Investors around the world were waiting to see how China would respond to the new US tariffs put into place last week, and Monday morning brought the answer: Beijing will raise tariffs on about $60 billion worth of imports from the US, reports the Wall Street Journal. The move came shortly after President Trump warned China in a tweet that retaliation would only make things worse for Beijing. It also came just ahead of the open for US markets, and things have since gone from bad to worse: The Dow was down more than 460 points in the opening minutes, or about 1.8%, and the S&P and Nasdaq were down similarly, per MarketWatch. Just before 1:30pm EDT, the Dow had plummeted further, and was down more than 700 points, or about 2.7%.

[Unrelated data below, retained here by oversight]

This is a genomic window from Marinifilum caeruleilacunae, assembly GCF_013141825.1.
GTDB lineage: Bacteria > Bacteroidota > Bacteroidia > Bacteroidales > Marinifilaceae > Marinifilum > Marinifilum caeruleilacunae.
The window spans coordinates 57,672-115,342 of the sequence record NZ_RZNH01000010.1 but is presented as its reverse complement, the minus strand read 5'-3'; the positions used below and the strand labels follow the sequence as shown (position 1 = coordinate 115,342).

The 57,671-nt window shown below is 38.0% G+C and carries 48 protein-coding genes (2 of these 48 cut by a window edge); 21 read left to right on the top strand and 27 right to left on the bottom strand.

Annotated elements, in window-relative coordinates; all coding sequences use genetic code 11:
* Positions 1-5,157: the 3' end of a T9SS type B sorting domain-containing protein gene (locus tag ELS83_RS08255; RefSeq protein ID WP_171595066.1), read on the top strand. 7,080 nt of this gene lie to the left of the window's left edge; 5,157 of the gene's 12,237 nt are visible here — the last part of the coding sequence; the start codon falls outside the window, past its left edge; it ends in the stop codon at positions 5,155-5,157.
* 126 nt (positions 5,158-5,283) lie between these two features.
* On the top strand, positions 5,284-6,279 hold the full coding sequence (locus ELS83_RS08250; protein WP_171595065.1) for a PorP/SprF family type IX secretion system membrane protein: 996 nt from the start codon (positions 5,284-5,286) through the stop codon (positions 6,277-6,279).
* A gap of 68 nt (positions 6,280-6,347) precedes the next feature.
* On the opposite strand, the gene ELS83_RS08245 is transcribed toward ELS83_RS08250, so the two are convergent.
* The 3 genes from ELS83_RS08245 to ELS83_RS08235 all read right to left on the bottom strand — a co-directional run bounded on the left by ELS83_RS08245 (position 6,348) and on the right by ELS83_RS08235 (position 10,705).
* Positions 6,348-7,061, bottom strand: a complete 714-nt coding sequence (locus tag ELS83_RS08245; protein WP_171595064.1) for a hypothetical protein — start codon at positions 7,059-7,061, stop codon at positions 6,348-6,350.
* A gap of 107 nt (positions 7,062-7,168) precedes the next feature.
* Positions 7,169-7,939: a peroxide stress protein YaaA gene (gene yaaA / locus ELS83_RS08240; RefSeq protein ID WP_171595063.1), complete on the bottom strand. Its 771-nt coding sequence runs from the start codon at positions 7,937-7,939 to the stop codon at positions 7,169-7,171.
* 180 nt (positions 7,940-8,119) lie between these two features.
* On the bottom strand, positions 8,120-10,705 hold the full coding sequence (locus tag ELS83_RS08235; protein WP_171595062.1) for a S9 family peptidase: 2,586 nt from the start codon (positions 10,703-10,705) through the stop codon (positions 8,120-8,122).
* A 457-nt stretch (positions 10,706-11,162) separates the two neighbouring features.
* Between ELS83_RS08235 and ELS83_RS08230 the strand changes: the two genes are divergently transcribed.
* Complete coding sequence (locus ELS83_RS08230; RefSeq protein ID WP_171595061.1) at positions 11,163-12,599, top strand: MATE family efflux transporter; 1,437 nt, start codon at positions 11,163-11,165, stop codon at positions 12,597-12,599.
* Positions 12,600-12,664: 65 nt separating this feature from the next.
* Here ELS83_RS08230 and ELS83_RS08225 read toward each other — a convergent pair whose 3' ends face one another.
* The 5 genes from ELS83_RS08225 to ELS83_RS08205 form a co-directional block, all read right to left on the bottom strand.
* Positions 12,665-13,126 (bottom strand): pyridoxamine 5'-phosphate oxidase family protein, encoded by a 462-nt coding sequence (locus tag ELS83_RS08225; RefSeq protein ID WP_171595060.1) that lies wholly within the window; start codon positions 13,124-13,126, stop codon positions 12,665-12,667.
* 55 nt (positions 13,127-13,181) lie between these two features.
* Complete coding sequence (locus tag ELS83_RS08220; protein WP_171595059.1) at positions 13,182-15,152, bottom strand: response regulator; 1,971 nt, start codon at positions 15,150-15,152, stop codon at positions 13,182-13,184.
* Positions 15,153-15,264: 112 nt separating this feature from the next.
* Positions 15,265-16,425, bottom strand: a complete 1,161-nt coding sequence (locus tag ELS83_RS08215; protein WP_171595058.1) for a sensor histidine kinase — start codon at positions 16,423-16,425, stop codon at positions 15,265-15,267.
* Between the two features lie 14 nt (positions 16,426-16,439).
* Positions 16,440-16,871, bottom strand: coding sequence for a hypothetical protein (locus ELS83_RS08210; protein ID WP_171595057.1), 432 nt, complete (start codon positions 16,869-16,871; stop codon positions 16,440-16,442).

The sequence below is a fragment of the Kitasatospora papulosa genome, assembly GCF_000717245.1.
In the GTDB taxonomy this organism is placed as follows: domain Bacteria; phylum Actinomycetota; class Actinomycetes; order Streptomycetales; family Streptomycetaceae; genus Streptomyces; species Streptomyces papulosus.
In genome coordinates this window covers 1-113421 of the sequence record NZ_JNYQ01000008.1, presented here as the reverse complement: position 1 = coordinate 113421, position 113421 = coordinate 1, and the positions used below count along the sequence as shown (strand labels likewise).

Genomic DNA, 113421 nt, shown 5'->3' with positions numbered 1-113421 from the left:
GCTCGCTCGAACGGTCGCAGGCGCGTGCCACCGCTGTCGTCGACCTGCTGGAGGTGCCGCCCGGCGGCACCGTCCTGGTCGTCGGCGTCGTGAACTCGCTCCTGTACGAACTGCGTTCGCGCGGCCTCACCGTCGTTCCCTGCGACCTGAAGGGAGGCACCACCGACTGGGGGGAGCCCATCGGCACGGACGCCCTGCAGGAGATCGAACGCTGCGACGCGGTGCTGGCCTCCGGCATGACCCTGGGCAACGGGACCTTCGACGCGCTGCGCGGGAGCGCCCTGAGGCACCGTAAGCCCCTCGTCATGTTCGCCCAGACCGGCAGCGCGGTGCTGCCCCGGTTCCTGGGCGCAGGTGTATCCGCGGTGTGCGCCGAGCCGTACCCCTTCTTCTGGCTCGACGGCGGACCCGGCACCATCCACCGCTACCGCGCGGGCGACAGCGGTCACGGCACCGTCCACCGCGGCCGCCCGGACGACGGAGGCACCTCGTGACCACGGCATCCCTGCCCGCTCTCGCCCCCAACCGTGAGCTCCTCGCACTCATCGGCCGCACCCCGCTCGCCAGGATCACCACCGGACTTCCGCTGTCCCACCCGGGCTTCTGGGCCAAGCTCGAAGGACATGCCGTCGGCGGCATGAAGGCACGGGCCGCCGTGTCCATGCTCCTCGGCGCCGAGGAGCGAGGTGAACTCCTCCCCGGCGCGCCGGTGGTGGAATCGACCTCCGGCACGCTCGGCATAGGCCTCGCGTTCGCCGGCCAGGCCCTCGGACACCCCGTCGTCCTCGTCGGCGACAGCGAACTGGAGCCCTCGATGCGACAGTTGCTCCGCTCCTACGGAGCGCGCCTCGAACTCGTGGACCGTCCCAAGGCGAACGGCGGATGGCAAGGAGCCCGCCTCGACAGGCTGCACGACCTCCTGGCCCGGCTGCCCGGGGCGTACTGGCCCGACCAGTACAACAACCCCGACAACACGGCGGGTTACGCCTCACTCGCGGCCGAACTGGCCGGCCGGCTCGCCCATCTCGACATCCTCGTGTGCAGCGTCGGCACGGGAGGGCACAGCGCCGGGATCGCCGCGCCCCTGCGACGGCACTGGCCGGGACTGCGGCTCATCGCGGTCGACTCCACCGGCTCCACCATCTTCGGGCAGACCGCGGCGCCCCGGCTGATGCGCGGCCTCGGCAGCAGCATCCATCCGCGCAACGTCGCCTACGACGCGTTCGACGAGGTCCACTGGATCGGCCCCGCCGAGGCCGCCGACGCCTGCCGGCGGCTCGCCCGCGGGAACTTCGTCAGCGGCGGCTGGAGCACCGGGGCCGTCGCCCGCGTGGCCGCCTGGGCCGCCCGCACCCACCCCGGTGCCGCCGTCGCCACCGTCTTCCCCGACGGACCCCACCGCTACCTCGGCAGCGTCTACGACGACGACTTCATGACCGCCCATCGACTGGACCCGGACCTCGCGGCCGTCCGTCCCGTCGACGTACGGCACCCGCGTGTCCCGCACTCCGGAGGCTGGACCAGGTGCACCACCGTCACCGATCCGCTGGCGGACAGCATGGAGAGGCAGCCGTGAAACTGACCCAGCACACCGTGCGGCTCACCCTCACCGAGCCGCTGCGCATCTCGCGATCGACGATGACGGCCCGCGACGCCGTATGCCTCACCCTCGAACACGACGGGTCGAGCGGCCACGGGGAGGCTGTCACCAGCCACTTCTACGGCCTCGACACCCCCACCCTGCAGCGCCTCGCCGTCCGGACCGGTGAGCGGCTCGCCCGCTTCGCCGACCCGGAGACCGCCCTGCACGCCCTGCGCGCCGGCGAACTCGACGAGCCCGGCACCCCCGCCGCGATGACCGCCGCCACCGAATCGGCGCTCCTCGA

China will raise tariffs as much as 25% on about 5,000 products starting June 1, reports CNBC. The total figure is less than the $200 billion worth of goods affected by the new US tariffs. "Over the past week, hopes for at least a partial and temporary ceasefire between the two sides have given way to the prospect of a rapidly escalating and broadening economic conflict between the two countries," a professor of trade policy at Cornell University tells the Washington Post. In one of his tweets Monday, Trump addressed the impasse: "I say openly to President Xi & all of my many friends in China that China will be hurt very badly if you don't make a deal because companies will be forced to leave China for other countries," he wrote. "Too expensive to buy in China. You had a great deal, almost completed, & you backed out!" (Read more US-China relations stories.)